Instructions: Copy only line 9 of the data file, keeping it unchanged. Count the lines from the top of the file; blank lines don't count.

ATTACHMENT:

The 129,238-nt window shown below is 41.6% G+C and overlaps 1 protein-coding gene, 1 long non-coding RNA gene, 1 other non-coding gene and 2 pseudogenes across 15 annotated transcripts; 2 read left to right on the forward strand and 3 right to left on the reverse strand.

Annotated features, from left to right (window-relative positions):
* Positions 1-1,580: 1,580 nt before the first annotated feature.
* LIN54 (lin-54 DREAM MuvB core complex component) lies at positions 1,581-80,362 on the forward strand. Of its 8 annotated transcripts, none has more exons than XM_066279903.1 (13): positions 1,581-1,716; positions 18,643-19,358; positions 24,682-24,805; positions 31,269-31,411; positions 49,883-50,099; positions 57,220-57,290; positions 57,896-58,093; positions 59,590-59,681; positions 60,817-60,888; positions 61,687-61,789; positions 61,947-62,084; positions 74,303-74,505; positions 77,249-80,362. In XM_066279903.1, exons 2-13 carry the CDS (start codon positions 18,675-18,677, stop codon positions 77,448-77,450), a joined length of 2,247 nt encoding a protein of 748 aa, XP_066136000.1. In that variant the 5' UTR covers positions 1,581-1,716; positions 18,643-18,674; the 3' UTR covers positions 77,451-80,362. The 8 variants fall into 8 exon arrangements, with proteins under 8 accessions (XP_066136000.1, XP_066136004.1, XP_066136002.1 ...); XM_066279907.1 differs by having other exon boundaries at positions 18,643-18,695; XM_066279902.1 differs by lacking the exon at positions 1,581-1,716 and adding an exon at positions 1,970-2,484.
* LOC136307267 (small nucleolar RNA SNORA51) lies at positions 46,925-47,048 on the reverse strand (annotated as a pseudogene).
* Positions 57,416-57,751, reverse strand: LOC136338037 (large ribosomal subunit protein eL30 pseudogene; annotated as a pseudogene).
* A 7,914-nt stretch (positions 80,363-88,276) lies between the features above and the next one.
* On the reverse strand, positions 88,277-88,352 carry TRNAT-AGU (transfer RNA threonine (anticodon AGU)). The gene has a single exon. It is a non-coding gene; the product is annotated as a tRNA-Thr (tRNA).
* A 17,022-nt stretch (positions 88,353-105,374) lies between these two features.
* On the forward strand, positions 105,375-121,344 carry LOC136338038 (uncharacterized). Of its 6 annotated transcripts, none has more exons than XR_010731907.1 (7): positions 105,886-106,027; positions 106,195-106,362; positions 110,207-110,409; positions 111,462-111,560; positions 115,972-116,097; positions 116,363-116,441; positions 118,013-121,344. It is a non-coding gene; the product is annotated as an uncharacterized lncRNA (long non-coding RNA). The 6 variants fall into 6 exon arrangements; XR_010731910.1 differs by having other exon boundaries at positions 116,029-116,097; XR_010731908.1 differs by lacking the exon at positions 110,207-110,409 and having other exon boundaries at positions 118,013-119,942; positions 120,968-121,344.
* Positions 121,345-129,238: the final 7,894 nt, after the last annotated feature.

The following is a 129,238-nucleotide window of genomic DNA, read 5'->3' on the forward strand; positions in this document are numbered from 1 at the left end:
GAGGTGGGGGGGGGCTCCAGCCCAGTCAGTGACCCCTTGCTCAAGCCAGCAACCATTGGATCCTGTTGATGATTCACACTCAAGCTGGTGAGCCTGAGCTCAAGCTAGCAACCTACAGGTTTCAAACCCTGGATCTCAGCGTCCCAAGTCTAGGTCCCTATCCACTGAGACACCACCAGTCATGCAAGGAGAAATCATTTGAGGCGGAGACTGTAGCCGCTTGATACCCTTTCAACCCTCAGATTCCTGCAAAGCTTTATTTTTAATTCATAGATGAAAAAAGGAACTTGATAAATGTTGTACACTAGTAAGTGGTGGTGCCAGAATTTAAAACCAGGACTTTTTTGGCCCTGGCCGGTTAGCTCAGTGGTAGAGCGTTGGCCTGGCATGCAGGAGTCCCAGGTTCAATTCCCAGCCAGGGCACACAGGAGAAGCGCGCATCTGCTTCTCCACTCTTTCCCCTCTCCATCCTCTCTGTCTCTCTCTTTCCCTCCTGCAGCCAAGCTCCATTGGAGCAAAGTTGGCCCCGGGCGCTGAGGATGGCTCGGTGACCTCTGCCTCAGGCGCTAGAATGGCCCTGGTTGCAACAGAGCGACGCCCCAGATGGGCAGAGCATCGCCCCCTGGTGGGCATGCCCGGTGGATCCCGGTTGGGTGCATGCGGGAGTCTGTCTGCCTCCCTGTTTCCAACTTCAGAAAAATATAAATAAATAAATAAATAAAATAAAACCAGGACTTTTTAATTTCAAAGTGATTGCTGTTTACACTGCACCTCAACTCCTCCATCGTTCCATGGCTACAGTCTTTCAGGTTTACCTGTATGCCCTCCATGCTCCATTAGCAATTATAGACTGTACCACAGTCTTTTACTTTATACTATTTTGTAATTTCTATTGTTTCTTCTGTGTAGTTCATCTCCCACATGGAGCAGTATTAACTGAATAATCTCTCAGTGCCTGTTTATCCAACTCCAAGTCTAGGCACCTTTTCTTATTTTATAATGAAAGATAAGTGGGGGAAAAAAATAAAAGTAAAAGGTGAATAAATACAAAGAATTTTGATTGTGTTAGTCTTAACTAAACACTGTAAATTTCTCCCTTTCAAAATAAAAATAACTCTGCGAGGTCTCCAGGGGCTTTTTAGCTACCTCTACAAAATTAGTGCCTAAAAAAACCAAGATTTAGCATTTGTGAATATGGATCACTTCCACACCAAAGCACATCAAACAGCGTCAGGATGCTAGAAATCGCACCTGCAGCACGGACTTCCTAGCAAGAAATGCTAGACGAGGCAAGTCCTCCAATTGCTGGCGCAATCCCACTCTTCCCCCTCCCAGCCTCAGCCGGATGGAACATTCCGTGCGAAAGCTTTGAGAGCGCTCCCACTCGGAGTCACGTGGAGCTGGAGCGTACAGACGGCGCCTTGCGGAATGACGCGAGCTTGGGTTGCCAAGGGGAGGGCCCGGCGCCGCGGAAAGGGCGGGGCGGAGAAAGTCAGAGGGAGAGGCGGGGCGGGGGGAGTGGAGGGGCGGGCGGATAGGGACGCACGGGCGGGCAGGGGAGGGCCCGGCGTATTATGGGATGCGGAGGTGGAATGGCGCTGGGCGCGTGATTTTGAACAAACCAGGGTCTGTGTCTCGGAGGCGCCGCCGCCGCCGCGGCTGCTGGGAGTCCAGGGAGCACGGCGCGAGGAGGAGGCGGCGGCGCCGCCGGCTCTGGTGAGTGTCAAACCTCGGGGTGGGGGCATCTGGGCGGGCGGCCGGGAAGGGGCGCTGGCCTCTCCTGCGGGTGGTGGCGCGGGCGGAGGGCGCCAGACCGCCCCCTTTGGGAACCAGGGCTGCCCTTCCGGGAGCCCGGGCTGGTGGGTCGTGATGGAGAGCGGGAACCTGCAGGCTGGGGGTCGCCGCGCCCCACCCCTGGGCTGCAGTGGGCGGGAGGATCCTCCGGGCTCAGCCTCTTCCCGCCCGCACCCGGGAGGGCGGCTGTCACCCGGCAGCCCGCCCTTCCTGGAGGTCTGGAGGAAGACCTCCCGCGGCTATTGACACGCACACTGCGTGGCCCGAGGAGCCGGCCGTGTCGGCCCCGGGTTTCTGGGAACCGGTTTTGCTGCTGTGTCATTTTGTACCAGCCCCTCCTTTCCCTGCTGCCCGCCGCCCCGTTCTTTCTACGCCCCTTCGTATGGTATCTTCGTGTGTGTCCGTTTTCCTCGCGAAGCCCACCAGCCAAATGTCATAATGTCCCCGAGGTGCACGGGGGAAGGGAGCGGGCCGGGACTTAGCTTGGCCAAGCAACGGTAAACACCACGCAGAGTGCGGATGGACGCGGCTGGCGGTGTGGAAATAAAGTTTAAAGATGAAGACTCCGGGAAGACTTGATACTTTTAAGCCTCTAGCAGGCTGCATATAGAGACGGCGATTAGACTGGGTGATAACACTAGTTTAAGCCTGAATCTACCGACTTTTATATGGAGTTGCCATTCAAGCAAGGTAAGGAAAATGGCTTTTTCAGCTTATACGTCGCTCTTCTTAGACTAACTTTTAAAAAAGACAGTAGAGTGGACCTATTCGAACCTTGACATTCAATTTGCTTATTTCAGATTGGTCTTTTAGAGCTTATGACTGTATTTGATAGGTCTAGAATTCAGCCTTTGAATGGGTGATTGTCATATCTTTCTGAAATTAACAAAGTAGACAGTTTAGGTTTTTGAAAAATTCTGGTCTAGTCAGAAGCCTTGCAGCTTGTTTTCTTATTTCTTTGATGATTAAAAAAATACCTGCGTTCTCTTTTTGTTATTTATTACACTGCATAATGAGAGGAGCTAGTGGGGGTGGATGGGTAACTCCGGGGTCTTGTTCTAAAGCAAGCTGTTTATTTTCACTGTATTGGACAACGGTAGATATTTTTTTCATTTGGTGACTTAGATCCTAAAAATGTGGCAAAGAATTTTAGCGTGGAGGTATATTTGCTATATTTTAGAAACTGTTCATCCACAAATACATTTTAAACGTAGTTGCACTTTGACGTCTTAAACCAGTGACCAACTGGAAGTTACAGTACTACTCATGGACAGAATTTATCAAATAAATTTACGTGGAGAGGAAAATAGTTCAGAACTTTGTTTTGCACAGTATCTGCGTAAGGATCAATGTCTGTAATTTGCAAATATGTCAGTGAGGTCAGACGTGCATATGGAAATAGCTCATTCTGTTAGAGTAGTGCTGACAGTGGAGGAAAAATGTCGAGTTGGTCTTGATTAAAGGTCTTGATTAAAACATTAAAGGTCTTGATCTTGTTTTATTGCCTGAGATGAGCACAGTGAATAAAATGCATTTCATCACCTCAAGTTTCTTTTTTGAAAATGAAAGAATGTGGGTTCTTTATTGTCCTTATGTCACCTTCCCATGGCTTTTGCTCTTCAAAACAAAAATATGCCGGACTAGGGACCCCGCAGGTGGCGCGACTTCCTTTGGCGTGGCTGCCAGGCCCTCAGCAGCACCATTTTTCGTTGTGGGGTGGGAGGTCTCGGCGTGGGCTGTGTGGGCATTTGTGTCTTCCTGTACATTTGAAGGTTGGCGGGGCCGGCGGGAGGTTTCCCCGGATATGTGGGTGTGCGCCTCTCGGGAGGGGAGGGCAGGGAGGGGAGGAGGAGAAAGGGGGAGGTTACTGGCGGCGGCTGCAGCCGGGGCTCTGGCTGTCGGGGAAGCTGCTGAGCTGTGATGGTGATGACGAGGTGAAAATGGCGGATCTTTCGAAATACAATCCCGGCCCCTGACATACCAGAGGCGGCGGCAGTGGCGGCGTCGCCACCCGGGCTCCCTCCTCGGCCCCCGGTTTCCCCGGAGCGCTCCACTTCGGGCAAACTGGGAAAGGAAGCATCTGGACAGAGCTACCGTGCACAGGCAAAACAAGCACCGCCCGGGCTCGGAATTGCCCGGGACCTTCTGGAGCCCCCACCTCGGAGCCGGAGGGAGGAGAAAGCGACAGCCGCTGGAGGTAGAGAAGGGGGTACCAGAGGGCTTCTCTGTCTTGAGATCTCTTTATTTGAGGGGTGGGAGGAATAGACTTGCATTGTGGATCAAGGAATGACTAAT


* A 17,022-nt stretch (positions 88,353-105,374) lies between these two features.